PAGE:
A family patriarch was found stabbed to death inside a Queens apartment early Thursday, and three relatives were discovered in another room, unconscious and barely alive, the police said.
The police said they encountered the adult son of the slain man in a hallway outside the second-floor apartment at about 6:30 a.m., with blood on his hands and feet, talking about how he had stabbed his father. He was arrested and brought to a hospital for a psychological evaluation, the police said.
Inside the apartment, officers found the body of the man’s father in the bathroom and three other adult members of the family on a mattress in the living room, unresponsive and with faint pulses, the police said.
The three relatives were taken to Long Island Jewish Medical Center in critical condition. It was unclear what caused their injuries, but the police said they were investigating the possibility that they had been poisoned.
“They had no apparent signs of trauma to their bodies,” Assistant Chief Joseph Kenny of the Citywide Investigations Division said at a news conference.
The police did not identify the stabbing victim, but a relative who lives in Connecticut, Tanya Barrett, said that he was her uncle, Loandous Walker, 72, and that the son under arrest was Jamie Walker, 30.
The other family members found in the living room were Loandous Walker’s 70-year-old wife, his 31-year-old son and his 29-year-old daughter-in-law, according to the authorities and relatives.
When officers arrived, they encountered the man identified as Jamie Walker acting incoherently in the hallway and saying things that incriminated himself in the attack, Chief Kenny said. He was arrested without a struggle.
A trail of blood led officers to the bathroom, where they found the 72-year-old victim with several stab wounds to his chest, the police said. A pair of bloody scissors was discovered between the kitchen and the bathroom, according to an official who spoke on the condition of anonymity because he was not authorized to discuss an ongoing investigation.
Chief Kenny said that the Fire Department had not detected poisonous gases in the apartment.
The official briefed on the case said investigators found three plastic bottles that contained remnants of an unknown substance.
Chief Kenny said the police had no records of domestic violence calls at the location, in the Queens Village neighborhood.
Mr. Walker and his wife, Valda Walker, moved to the New York area more than 30 years ago from their native Jamaica, Ms. Barrett said. He had recently retired from his job as a maintenance worker at a hospital, she said.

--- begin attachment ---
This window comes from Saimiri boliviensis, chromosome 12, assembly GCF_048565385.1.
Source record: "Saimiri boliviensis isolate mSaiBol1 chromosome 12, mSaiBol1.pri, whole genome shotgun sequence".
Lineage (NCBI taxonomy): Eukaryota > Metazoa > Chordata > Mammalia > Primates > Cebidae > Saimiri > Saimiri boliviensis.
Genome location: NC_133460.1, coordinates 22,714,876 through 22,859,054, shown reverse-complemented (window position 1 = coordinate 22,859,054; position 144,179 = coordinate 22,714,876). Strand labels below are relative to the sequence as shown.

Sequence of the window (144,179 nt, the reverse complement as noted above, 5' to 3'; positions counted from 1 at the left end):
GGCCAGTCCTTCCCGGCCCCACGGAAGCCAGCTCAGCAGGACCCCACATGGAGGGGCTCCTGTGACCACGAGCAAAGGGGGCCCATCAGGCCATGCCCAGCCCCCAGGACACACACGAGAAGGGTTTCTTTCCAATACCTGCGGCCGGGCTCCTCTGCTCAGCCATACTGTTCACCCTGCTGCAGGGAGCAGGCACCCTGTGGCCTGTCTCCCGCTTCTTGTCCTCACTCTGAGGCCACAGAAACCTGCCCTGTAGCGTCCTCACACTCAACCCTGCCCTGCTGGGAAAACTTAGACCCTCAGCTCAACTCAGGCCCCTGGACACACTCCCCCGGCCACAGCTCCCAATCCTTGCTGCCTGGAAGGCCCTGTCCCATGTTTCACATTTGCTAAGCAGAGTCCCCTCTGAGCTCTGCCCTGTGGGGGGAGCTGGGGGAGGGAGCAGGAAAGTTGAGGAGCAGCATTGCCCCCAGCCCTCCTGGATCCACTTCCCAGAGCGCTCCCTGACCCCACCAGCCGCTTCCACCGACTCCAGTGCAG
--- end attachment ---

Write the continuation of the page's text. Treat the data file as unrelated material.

Ms. Barrett said she spoke to Valda Walker a day earlier and did not get any indication there was tension between Mr. Walker and his son Jamie.
“I asked, ‘How are the guys?’ And she said, ‘They are OK. Jamie is here, he’s on the computer and he’s OK,’” Ms. Barrett said.
Ms. Barrett also said she had seen no warning sign that Jamie Walker might do something violent. “This is not like him,” she said. “Everybody in the family is asking, ‘What happened?’”
On Thursday morning, about a dozen officers and detectives were clustered around the front door of the brick apartment building. Police vehicles and a medical examiner’s car shut down the right lane of Hempstead Avenue, snarling traffic. Drivers slowed as they took in the scene.
Later that morning, investigators carrying bundles of brown paper entered the building. They wore white booties used to avoid disturbing evidence.
Tatiana Walker, who lives on the third floor and is not related to the family, said the tragedy had rattled neighbors in the neighborhood of low-slung apartment buildings just a few miles from the city limits.
The father and son seemed to be inseparable in public, Ms. Walker said, and there was no indication that the son had ever been violent.
Mr. Walker’s older son and his son’s wife had recently moved to the first floor to be closer to the family and were often seen together, going to church or doing laundry, Tatiana Walker said.
“I just pray that everyone pulls through,” she said. “This is very shocking and heartbreaking to us all.”
During the pandemic, Loadnous Walker woke up early every morning to keep the building clean and take the trash out.
“He was a very, very caring man,” Ms. Walker said. “To learn that he’s dead, we can’t possibly understand it.”
Ian Ramsey, 63, an automotive technician, said that he knew the family to be “very religious,” and that they were often heard chanting loudly in the second-floor apartment.
“I don’t think I’ll be able to work for the rest of the day,” Mr. Ramsey said
Cecelia Pierre, 49, watched the police clustered around the apartment building about 11:45 a.m. She said that she lived in a house not far from the building and had heard shrieking from that direction between 1 and 2 a.m.
“Somebody was screaming, you could tell they were in severe pain,” Ms. Pierre said. The neighborhood, she said, was usually quiet. “It’s really scary to know it happened right there.”
Susan C. Beachy contributed research.